EU legal bid to block slave-tainted Uzbek cotton  

EU legal bid to block slave-tainted Uzbek cotton  

A legal challenge over cotton imports from Uzbekistan could stop slave-made goods entering the European Union.

The legal action says imports of Uzbek cotton are unlawful because the EU has offered Tashkent preferential tariffs without investigating the compliance of Uzbek human rights with international law. The Uzbek-German Forum for Human Rights (UGF) is behind the case.

Tashkent has faced criticism over the enforced mobilisation of hundreds of thousands of Uzbeks to work as unpaid labourers harvesting and planting cotton.

Uzbekistan has acknowledged the use of forced labour in the cotton harvest and vowed to “eradicate” slavery.

The case is currently being heard at London’s Administrative Court and is being referred to the European Court of Justice in Luxembourg where any ruling would be legally binding across the EU.

“This approach is unprecedented … it aims to disrupt the unhindered importation of forced labour cotton into Europe,” said Gerry Liston of Global Legal Action Network (Glan), a UK-based charity working with UGF on the case.

“If successful, it would have implications for all sorts of goods tainted with forced labour,” he added.

Uzbekistan is one of the world’s largest cotton producers and the sector generates more than US$1 billion in annual revenue. This year it is due to harvest 2.9 million tonnes of raw cotton.

International fashion brands have raised questions about forced labour in their supply chains, prompting a series of reforms promising to end child labour and the conscription of public-sector staff.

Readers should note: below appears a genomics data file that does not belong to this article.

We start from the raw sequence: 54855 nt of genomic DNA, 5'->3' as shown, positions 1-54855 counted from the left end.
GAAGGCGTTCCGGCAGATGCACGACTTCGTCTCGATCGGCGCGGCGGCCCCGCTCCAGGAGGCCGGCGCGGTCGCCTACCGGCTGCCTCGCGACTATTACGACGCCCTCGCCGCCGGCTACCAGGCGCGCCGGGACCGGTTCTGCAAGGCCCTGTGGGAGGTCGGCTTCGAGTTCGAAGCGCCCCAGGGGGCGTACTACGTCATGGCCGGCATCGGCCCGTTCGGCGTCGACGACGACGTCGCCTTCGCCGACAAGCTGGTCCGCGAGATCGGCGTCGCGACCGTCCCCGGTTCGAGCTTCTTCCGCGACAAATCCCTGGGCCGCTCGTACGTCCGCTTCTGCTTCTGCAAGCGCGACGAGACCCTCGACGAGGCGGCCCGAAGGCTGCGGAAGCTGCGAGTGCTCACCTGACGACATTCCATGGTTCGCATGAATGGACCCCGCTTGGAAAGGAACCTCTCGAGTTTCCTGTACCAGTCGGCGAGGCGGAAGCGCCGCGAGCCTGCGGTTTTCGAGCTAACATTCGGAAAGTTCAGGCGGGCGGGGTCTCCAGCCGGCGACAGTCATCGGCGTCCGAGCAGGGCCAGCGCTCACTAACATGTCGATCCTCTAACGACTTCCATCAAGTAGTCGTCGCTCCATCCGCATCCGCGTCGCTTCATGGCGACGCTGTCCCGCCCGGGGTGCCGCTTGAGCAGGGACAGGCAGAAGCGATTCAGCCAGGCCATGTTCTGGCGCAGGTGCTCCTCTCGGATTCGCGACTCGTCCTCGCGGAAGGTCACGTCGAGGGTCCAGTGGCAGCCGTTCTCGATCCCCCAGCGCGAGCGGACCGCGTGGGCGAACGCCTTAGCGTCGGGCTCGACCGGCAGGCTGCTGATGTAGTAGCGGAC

But last year, a report by the UGF said more than 400,000 people endured forced labour harvesting cotton in 2018.

Uzbekistan President Shavkat Mirziyoyev said no public-sector staff would be involved in this year’s cotton harvest. But it has been reported that firefighters, police officers, oil staff and public water utility employees were deployed in the fields.

The legal case is trying to lead to legislation that would ban goods made with child or forced labour from entering the UK. Anti-slavery legislation already exists in the US. The global slavery index reported that UK consumers bought £14 billion of goods made by some form of slavery in 2017.

“The judicial review is designed to force the government to reconsider actively encouraging the importation of goods made with slave labour into the UK,” said Gearóid Ó Cuinn of the Glan.

“At present, there is a torrent of goods that are entering our supply chains and are being sold to unwitting consumers that could be tainted with modern slavery and human misery. Nothing like this has been tried in the European courts before and I hope that this action we’re taking in the UK could potentially reverberate across the European continent.”


Picture credit: Wikimedia 



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